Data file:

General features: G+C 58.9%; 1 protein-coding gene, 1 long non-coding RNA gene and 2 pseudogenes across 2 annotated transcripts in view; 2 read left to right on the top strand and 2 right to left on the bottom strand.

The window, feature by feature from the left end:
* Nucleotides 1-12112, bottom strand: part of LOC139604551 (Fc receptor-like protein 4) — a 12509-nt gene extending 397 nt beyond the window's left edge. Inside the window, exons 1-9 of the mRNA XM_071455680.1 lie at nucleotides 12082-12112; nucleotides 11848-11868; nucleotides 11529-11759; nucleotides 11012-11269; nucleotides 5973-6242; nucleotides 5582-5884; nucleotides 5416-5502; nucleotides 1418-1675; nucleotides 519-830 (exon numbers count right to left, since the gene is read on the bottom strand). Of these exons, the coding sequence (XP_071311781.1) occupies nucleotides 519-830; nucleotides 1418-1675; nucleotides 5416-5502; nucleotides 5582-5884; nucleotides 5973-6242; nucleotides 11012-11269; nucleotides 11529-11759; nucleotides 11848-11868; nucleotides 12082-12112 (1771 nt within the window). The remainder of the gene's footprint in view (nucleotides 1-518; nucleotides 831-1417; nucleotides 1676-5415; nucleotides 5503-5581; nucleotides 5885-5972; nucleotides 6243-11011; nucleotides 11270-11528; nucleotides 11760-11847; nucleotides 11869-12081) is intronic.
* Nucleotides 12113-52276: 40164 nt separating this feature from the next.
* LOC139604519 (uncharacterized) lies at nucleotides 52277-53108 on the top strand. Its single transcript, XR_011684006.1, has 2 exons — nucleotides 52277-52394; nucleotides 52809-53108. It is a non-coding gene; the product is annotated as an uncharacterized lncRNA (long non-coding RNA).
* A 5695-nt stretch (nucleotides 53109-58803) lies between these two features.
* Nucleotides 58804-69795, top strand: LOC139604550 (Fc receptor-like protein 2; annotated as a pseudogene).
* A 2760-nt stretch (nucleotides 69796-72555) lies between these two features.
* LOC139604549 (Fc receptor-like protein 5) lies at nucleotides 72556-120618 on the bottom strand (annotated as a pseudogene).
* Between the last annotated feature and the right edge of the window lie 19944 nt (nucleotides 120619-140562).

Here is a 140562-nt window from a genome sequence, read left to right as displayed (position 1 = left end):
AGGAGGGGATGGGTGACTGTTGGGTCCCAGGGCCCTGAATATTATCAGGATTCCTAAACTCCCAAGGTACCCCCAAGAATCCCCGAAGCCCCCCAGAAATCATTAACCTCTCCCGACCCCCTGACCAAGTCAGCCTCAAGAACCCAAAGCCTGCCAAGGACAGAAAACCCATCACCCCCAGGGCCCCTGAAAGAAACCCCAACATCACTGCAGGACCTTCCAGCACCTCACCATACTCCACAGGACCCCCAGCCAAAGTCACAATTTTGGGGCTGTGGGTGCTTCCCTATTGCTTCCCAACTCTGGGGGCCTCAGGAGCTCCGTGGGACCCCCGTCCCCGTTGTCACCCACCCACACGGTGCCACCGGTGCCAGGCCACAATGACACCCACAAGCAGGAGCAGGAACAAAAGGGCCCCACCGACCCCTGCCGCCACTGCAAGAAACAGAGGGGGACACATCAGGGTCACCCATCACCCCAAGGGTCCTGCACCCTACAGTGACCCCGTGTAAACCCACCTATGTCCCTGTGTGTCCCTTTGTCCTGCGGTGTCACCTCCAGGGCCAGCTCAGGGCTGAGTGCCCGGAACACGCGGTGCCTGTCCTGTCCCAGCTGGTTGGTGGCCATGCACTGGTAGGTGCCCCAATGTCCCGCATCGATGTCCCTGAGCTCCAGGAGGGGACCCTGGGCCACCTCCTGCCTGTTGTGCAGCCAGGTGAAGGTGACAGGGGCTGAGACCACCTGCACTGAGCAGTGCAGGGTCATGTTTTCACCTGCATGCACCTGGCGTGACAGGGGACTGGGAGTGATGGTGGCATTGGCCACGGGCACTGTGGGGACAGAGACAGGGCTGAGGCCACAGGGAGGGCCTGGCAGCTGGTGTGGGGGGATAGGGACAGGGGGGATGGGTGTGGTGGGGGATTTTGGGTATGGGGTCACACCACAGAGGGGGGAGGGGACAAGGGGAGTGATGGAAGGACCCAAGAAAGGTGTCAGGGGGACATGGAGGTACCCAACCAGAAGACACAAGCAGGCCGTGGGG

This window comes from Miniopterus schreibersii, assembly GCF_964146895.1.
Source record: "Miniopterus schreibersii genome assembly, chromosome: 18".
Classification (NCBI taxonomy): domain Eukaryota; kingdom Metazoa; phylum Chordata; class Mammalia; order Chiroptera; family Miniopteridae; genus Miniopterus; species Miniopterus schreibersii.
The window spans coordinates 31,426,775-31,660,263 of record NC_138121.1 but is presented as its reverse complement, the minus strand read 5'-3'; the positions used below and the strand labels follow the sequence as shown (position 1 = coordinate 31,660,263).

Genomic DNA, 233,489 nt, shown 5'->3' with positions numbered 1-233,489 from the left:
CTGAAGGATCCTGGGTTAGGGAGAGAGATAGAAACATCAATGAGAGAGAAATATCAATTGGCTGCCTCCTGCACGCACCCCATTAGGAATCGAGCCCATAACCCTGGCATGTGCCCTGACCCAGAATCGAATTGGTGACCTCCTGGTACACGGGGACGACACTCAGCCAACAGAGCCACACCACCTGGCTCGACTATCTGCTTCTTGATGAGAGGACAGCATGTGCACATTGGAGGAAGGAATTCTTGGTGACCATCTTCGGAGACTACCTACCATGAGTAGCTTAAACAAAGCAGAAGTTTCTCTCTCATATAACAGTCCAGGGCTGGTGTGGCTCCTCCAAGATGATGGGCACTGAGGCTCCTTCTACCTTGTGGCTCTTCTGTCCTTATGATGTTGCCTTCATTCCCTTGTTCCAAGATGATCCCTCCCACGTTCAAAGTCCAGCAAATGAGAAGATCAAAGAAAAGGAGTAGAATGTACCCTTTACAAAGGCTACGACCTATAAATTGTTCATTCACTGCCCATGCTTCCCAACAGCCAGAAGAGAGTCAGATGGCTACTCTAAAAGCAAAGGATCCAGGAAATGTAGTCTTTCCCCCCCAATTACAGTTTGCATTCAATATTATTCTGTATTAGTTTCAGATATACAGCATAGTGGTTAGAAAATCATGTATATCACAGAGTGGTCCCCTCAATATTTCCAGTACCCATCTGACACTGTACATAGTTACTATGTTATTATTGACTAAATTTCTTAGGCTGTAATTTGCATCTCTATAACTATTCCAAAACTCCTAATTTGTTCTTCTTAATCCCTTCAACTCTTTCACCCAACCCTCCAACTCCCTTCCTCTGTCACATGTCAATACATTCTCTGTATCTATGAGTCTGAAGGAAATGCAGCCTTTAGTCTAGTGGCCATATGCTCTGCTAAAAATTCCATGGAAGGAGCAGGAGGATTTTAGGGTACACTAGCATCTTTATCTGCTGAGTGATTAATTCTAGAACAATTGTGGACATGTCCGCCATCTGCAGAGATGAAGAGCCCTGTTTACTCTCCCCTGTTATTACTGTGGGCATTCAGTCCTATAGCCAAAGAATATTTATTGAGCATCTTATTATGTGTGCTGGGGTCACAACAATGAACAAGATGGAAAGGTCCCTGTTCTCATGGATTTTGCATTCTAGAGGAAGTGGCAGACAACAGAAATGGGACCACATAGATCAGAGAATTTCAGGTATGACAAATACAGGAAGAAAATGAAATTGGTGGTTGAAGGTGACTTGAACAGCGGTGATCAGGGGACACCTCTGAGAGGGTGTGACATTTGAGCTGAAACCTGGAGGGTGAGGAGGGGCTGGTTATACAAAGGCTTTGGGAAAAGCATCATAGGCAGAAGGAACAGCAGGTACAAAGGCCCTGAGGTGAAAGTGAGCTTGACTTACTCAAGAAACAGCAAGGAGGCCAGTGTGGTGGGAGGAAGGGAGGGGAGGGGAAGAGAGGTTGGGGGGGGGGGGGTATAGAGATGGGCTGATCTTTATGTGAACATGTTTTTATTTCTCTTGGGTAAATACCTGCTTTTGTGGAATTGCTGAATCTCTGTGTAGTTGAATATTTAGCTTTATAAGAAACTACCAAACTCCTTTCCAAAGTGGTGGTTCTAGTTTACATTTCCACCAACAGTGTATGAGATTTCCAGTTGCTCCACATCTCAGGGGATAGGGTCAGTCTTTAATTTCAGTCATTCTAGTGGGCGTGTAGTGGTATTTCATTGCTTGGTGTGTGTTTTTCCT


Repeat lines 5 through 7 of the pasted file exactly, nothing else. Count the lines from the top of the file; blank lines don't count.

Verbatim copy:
* LOC139604519 (uncharacterized) lies at nucleotides 52277-53108 on the top strand. Its single transcript, XR_011684006.1, has 2 exons — nucleotides 52277-52394; nucleotides 52809-53108. It is a non-coding gene; the product is annotated as an uncharacterized lncRNA (long non-coding RNA).
* A 5695-nt stretch (nucleotides 53109-58803) lies between these two features.
* Nucleotides 58804-69795, top strand: LOC139604550 (Fc receptor-like protein 2; annotated as a pseudogene).